With Bengaluru FC players returning after the AFC Cup showpiece, there has been a clear indication that the quality and impact Indian players are providing in this league is rare to find. CK Vineeth joined Blasters on the day of the game against Goa, came on as a substitute in the last quarter of the match and sealed the win in the 97th minute. The striker kept knocking the scoring records in the next game, scoring a brace against Chennaiyin FC and killing off the South Indian Derby.
Sunil Chhetri straightaway made the starting XI for Mumbai on his return. It is a clear misconception/misreading of coaches in the ISL that only foreign players can create a winning impact. Believing in the Indian contingent has worked well for both Zambrotta and Steve Coppell, and already looks impressively impactful for Antonio Habas. While these coaches have learned and understood the importance of the Indian players, FC Goa’s victory with 9 Indians on the pitch further exemplifies the point.
It is a clear case of reading your opposition. Looking at Mumbai City FC or Chennaiyin FC, opposition managers would ask defenders and defensive midfielders to keep an eye on Forlan and the Dudu Omagbemi-Davide Succi pair respectively, which gives the much-needed freedom and space to the likes of Chhetri and Lalpekhlua to work their magic and put the ball into the net.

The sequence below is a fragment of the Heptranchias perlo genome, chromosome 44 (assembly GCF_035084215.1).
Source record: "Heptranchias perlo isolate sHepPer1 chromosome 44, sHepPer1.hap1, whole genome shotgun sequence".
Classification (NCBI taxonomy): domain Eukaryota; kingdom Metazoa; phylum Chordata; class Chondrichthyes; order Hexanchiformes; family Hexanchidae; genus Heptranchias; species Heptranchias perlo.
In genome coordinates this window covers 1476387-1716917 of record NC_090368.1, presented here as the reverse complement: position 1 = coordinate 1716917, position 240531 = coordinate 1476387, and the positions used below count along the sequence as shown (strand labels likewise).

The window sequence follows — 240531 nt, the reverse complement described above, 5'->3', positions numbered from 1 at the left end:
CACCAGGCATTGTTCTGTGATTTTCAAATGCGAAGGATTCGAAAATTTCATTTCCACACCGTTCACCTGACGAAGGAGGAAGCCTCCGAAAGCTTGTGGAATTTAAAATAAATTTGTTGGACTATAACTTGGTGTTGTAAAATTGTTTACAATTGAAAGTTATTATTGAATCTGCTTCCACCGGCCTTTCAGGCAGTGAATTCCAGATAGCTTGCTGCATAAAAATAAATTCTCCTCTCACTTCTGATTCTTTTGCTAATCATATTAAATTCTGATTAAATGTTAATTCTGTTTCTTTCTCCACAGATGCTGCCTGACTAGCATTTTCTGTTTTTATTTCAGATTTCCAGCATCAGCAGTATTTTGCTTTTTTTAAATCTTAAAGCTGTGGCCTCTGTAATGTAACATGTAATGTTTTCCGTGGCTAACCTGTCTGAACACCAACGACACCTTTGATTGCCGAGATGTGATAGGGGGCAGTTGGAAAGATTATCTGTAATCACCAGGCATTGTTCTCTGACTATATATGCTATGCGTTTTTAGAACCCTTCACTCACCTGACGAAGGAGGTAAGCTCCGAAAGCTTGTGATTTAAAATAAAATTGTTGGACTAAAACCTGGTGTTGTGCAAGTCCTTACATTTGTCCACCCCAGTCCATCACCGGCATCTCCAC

A closer look at the setup of the defending champions shows that despite the homegrown talents often being under-utilized in the ISL, Marco Materazzi has elected to be an anomaly as he has pledged to value the talent of the player more than his nationality, age or prominence. In almost every press conference, he repeats the same statement: “Whoever deserves to play, will play.”
The World Cup winner’s full-back positions have been occupied primarily by Indians, with Wadoo, Nallappan Mohanraj, and Jerry Lalrinzuala. However, Chennaiyin’s most important players remain foreigners: Raphael Augusto, Eli Sabia Filho, Bernard Mendy and Hans Mulder.
Materazzi’s transfer activity can be singled out as the sole reason as to why Indian players are on the periphery of happenings at the Marina Arena club. One major concern is the way the Chennaiyin manager has utilized Jayesh Rane and Lalpekhlua, with consistent underperformers in Dudu and Succi preferred to lead the line-up.